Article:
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Martinez, first Olympic figure skater from Southeast Asia, learned at a mall

February 12, 2014 6:28am
Places with no snow are not supposed to produce Winter Olympians. That is why Filipino figure skater Michael Martinez is such a novelty and inspiration at the Games in Sochi, Russia.

But even tropical countries now have ice rinks, like at Philippine SM malls where shoppers can don gloves and skates and experience how hard ice skating is.

A few enjoy it enough to take lessons and learn to glide gracefully on ice. But only Martinez has shown enough talent and determination to make it to the Olympics, the first Filipino at the winter games since 1992, and the first figure skater ever from Southeast Asia.


In love with skating
 
Martinez, in an interview with NBCOlympics.com, said he quickly fell in love with the sport. “I saw skaters doing jumps and spins on the rink at the mall. After the first time I tried it, I loved the sport already.”
 
He also took to the sport since his asthma prevented him from playing soccer and other outdoor sports. Martinez would eventually skate once a week at the mall rink.
 
Now the 17-year-old Martinez is the Philippines' lone representative to the Winter Olympics in Sochi.
 
“There is a lot of pressure on me because not only am I skating for my country, but for all the hard work I've put in the last four years,” he said.
 
Yet, he said he feels proud because he managed to defy naysayers who said he could not get to this point because the Philippines is a tropical country.

It would not have happened without indoor ice rinks at malls. Unlike countries with winters, Filipinos cannot learn on frozen lakes or rinks at public parks. The facilities at SM malls are all they have.

Three ice skating rinks

SM Skating operates three rinks: one in SM Southmall, another at the SM Mall of Asia in Pasay, and a recently re-opened third in SM Megamall. One has to live near one of them in order to get a lot of ice time. Martinez would train for four to six hours a day.

In addition, aspirants who wish to be world-class figure skaters like Martinez need money. A top-caliber skater may shell out P50,000 to P75,000 per month for lessons and equipment.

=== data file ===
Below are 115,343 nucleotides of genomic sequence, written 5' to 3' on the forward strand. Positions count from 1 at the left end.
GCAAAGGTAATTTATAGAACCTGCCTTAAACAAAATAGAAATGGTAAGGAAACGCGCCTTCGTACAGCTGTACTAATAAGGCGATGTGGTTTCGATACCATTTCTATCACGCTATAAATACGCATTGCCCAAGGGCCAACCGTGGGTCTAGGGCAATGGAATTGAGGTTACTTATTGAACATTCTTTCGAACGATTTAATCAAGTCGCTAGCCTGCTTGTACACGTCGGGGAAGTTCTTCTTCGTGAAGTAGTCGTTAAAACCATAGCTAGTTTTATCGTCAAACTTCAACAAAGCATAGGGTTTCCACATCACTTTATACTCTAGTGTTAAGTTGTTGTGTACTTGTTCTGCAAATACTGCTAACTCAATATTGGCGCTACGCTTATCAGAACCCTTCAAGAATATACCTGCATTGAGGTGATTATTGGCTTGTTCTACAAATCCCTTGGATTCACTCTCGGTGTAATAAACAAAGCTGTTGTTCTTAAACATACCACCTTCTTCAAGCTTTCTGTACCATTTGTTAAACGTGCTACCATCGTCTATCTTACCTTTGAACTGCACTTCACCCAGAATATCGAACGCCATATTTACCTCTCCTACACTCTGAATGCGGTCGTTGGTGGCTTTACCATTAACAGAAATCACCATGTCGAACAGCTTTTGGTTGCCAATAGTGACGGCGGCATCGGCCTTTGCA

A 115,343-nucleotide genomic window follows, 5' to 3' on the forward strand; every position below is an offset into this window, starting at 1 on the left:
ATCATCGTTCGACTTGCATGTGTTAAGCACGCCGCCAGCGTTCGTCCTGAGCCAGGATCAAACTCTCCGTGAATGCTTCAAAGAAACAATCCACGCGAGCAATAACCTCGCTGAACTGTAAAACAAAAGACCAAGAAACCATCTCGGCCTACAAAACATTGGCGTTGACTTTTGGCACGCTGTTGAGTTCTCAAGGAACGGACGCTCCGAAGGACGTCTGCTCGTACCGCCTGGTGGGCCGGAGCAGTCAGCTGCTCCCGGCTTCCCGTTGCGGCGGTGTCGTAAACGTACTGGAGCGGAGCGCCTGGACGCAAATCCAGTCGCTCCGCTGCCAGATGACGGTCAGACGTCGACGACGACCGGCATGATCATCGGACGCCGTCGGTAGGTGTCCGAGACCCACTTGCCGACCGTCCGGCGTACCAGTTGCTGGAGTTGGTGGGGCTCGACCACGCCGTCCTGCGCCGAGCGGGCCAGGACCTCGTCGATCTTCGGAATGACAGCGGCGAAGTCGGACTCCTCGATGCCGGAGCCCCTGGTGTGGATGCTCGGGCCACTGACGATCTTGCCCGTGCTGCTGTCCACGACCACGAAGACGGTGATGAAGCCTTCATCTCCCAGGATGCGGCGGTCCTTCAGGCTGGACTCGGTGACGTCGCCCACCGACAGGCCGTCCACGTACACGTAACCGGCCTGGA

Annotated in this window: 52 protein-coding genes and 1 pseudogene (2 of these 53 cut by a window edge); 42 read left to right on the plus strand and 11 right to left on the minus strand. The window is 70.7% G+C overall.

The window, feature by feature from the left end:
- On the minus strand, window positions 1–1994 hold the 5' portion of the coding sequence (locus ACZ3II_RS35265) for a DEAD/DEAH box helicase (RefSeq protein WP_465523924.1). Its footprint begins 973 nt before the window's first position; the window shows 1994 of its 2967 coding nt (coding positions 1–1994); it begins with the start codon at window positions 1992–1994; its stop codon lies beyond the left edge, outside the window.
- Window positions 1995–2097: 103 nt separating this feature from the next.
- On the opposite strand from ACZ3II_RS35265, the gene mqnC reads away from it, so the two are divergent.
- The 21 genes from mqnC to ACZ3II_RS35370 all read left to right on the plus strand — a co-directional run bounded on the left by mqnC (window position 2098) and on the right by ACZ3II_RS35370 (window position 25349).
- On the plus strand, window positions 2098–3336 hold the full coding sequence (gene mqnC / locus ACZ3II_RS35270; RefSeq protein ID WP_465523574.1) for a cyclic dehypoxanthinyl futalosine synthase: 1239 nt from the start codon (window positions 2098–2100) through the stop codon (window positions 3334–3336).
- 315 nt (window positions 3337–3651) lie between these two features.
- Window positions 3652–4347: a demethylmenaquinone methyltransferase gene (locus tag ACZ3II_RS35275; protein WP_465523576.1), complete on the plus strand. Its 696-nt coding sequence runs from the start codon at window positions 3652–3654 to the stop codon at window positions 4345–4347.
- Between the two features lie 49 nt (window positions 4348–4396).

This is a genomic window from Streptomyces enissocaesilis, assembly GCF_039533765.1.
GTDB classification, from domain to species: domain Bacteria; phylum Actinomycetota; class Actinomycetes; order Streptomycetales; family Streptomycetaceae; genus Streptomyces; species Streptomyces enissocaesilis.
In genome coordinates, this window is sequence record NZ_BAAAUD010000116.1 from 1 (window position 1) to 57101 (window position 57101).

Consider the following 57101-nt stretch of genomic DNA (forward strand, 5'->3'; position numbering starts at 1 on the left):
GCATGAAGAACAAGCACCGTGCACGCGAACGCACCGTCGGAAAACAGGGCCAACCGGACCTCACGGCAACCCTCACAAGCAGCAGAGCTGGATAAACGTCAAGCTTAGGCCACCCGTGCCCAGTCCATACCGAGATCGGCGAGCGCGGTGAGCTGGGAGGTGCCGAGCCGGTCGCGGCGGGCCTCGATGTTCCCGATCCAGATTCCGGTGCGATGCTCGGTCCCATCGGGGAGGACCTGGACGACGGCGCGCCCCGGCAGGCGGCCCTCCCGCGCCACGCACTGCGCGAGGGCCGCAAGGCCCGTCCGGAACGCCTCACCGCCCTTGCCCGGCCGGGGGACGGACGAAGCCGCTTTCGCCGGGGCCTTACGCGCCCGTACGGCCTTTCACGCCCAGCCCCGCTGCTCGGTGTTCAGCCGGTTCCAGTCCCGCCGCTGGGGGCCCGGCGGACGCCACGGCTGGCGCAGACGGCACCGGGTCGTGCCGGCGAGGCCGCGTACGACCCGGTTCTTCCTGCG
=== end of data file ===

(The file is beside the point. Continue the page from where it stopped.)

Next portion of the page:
"A skater has to go the extreme, he has to choose between going to a regular school and training," said Noel C. Resultay, the operations manager for ice skating at the Southmall branch. "Michael opted to have a home study program to concentrate fully on his training."

The mall chain said that it has done its part in supporting Martinez.

"Aside from giving him free ice time at all SM ice skating rinks, SM Prime President Hans Sy, through the Philippine Skating Union, has given Michael a total amount of Php 1.5 million to defray the cost of his training locally and abroad," said Raymund Retumban, Division Manager of SM Ice Skating Rinks. "The Philippine Skating Union has also solicited Php 500,000 from individuals which was also given to him last November 2013."

Indoors, the country's tropical weather is rarely a factor.

"Ice skating is a unique sport in a tropical country like the Philippines. Filipino skaters are very passionate about it," Resultay said, adding that it suits Pinoys who have natural rhythm and like to dance. "Filipinos in figure skating are known to be versatile and expressive, like how they easily interpret music through their gracefulness of movements seems natural."  

Russian coach
 
Beyond a certain level, figure skaters need to go overseas to develop.
 
NBCOlympics.com noted that Martinez trained in Los Angeles under a Russian coach to become the first figure skater to represent any Southeast Asian country.
 
“I feel proud because there are a lot of people who say that because we're a tropical country, we can't do this or we can't do that. But what I say to them is that I'll be the first one to skate in the Olympics. I’m proud of that,” he said.
 
For a time, Martinez trained in Colorado Springs to observe top-level U.S. skaters like Jeremy Abbott and “saw the difference in how they worked.”
 
But noting he was "missing a lot of stuff," he moved part-time to Los Angeles, where he worked with a team that includes 1998 Olympic champion Ilia Kulik, coach John Nicks and choreographer Phillip Mills.
 
He mainly works with Viktor Kudriyavtsev, a longtime coach in the sport who had Martinez train in Moscow last month.
 
Earning the Olympic berth
 
Martinez earned an Olympic berth at a qualifying event in late September, one of six Sochi places up for grabs.
 
He looks up to Olympians such as Patrick Chan, Yuna Kim and Yuzuru Hanyu.
 
For now, his goal in Sochi is to qualify for the free skate by landing in the top 24.
 
"That would be a big accomplishment for me," he said, adding he does not know how he will fare against the competition "because my training is so different, but we'll see.” — with reporting by Renee Fopalan/ ELR/HS, GMA News



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